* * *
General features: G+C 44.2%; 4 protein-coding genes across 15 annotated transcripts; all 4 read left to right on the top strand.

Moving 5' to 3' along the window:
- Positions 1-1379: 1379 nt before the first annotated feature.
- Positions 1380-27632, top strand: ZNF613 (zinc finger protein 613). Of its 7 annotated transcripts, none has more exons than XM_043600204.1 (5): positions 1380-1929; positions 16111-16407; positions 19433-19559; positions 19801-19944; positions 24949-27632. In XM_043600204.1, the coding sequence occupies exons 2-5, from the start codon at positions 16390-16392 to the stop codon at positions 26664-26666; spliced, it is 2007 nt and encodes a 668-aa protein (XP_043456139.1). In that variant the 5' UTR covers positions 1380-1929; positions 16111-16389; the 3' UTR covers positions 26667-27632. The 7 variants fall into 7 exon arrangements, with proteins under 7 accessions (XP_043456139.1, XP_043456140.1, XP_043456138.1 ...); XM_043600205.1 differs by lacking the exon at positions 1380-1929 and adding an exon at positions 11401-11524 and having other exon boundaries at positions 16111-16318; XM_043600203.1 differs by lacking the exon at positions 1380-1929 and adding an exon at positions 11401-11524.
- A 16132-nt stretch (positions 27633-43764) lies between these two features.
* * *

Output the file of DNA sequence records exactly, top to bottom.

General features: G+C 44.2%; 4 protein-coding genes across 15 annotated transcripts; all 4 read left to right on the top strand.

Moving 5' to 3' along the window:
- Positions 1-1379: 1379 nt before the first annotated feature.
- Positions 1380-27632, top strand: ZNF613 (zinc finger protein 613). Of its 7 annotated transcripts, none has more exons than XM_043600204.1 (5): positions 1380-1929; positions 16111-16407; positions 19433-19559; positions 19801-19944; positions 24949-27632. In XM_043600204.1, the coding sequence occupies exons 2-5, from the start codon at positions 16390-16392 to the stop codon at positions 26664-26666; spliced, it is 2007 nt and encodes a 668-aa protein (XP_043456139.1). In that variant the 5' UTR covers positions 1380-1929; positions 16111-16389; the 3' UTR covers positions 26667-27632. The 7 variants fall into 7 exon arrangements, with proteins under 7 accessions (XP_043456139.1, XP_043456140.1, XP_043456138.1 ...); XM_043600205.1 differs by lacking the exon at positions 1380-1929 and adding an exon at positions 11401-11524 and having other exon boundaries at positions 16111-16318; XM_043600203.1 differs by lacking the exon at positions 1380-1929 and adding an exon at positions 11401-11524.
- A 16132-nt stretch (positions 27633-43764) lies between these two features.